As we have stated earlier, music in the Roman Catholic Church is not an issue on which an Anglican or a Quaker can offer any insights: both of us have a strong preference for “Byrd over Bernadette Farrell”, as Abigail Frymann described the opposing views in the RCC in The Tablet blog in 2013 [link unfortunately no longer available]; furthermore, Anglicans are by no means innocent bystanders in the developments of “Folk Masses” &c. [Friends, however, are not guilty of that – whatever else we might get wrong: FC]

Nevertheless, a number of eminent choral musicians have decried the alleged impact of Vatican II on the music of the church: Harry Christophers, conductor of The Sixteen and Peter Phillips of the Tallis Scholars are referred to in Frymann’s blog; Damian Thompson’s comments relate to the music of Sir James MacMillan, who in 2015 was referred to by Catholic Herald as “The holy warrior with a baton” and named as its “very first Catholic of the Year”.

Unsurprisingly, the Adoramus Bulletin – for the Renewal of the Sacred Liturgy frequently address the issue; and the September issue leads with a piece by Susan Benofy, The Instruction Musicam Sacram after Fifty years: Rediscovering the principles of Sacred Music. It quotes comments made by Cardinal Robert Sarah, prefect of the Congregation for Divine Worship and Discipline of the Sacraments, “Towards an Authentic Implementation of Sacrosanctum Concilium,” at the conclusion of his address to the Sacra Liturgia Conference, London, July 5, 2016

“We must sing the liturgy, rejoicing in the treasury of sacred music …, most especially … Gregorian chant. We must sing sacred liturgical music not merely religious music, or worse, profane songs.”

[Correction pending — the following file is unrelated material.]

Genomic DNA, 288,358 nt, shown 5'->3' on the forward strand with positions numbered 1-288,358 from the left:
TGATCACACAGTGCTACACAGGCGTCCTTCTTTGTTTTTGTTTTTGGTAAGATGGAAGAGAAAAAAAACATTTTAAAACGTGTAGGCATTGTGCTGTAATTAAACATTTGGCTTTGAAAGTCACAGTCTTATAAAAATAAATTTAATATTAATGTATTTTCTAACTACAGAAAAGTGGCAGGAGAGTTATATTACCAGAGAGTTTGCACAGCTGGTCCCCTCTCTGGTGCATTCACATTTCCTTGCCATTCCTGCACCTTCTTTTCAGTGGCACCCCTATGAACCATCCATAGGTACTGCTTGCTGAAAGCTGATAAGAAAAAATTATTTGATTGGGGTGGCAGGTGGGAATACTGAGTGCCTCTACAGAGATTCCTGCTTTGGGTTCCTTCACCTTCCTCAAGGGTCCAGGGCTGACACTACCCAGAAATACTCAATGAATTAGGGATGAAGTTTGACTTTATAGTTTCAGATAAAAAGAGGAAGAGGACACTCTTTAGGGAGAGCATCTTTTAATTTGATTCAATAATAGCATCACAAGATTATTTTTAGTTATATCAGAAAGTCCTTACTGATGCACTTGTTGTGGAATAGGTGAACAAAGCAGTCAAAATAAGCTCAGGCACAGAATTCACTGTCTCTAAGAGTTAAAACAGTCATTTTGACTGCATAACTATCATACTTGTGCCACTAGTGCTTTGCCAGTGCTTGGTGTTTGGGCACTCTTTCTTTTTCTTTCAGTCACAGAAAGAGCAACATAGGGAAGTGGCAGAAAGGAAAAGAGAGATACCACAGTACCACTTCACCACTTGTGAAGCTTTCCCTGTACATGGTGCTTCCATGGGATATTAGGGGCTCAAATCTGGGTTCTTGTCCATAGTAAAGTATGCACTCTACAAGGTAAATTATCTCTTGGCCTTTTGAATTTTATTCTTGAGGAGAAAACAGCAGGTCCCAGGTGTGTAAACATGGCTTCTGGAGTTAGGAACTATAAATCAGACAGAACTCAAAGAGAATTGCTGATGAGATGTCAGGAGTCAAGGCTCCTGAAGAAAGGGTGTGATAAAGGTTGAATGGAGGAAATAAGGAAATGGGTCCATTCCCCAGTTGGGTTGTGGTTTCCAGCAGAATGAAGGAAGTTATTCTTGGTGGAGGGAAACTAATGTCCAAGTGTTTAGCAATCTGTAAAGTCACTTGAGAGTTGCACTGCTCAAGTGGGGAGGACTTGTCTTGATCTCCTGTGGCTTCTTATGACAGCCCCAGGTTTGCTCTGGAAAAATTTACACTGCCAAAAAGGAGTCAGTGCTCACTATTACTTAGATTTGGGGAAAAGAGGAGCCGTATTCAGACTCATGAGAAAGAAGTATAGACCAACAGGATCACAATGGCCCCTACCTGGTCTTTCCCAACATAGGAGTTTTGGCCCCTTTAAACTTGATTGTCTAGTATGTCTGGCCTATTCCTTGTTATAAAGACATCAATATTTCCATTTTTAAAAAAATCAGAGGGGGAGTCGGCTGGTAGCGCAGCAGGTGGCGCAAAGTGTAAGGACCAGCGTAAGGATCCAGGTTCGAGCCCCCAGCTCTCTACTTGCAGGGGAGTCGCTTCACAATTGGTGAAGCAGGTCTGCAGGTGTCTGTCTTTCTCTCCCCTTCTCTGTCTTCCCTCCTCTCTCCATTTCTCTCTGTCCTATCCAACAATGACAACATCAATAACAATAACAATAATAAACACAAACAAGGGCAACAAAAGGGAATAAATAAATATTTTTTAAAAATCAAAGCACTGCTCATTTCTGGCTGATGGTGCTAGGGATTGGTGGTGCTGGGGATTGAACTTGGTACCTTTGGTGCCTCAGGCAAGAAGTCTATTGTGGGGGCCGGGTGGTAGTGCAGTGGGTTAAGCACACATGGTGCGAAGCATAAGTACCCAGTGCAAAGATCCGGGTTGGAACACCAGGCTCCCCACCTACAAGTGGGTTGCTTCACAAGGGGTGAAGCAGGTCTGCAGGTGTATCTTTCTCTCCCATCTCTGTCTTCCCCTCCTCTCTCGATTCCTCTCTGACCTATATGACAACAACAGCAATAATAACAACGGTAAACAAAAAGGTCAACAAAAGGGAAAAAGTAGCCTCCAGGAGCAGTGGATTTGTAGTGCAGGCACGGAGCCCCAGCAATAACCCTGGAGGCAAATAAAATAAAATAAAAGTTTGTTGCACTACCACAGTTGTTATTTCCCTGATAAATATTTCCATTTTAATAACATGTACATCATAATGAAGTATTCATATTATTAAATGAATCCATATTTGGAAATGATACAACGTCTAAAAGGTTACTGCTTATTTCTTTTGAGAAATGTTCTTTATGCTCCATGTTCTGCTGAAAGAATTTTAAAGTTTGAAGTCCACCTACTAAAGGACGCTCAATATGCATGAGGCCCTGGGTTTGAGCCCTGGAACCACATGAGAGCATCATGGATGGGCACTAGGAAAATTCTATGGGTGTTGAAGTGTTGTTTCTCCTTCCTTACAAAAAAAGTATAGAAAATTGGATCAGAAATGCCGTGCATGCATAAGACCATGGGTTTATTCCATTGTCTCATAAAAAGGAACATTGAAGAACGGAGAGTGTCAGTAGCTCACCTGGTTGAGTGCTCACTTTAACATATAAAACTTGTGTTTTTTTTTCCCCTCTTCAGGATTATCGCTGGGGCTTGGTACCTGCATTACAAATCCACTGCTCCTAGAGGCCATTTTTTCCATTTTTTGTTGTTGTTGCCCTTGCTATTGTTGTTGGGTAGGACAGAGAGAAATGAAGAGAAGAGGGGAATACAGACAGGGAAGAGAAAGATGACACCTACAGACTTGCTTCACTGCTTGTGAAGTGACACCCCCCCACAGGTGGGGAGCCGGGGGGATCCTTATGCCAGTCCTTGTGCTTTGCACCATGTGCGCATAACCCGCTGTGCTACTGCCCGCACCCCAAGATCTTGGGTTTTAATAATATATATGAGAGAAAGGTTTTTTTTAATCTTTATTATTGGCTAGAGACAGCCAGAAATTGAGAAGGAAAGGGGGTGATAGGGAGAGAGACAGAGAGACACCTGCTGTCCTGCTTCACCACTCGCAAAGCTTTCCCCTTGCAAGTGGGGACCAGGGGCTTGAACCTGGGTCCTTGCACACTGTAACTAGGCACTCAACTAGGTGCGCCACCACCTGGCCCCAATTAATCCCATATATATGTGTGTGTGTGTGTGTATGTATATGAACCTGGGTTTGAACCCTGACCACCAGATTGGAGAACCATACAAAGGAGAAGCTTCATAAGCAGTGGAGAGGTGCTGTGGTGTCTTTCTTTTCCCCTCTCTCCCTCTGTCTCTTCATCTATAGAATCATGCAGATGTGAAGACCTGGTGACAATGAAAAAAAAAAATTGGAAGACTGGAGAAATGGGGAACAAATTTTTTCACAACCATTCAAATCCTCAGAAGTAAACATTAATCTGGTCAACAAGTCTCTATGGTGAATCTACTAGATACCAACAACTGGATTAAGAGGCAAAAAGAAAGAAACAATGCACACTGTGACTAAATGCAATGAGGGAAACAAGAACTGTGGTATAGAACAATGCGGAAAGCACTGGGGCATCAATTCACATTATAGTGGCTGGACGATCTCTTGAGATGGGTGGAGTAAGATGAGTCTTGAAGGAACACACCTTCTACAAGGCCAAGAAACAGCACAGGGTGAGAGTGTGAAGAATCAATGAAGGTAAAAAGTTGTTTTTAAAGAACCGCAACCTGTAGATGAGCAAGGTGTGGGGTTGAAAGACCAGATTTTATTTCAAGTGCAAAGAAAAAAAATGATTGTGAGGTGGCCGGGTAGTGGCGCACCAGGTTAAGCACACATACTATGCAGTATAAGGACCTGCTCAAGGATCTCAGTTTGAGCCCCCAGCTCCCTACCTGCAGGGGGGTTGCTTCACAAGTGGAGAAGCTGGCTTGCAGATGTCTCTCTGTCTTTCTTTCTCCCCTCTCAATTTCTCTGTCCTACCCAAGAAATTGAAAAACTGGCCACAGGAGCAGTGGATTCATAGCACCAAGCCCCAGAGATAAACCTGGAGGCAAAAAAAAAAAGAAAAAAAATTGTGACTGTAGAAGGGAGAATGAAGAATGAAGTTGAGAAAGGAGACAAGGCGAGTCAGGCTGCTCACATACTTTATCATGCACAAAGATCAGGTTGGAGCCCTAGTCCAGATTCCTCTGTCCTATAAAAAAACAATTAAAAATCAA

Although Archbishop Sarah’s comments in the same speech on priests facing ad orientem during the Mass were subsequently “clarified” by the Vatican, those relating to music were not and appear to be consistent with those of Archbishop Gänswein.


The interesting aspect in the comments of Archbishop Gänswein is his comparison of the (sometimes disputed) role of Palestrina’s Missa Papæ Marcelli in interpreting the requirements of the Council of Trent for liturgical music, and “the present-day positioning of the liturgical relevance the great musical heritage of the Church … and proposing great music in the context of the liturgical reform of Vatican Council II”.

Regardless of the historical importance of Missa Papæ Marcelli in the acceptance of polyphony in liturgical music, and its undoubted aesthetic qualities, the use of its settings of the Ordinary is impractical: the Kyrie alone [which is one of David’s favourite pieces] is almost five minutes long, and Archbishop Gänswein’s comments relate to the Church’s musical heritage rather than this piece in particular. However, it is equally important that such music is paired with musicians with the appropriate skills and congregations for whom its performance enhances their worship.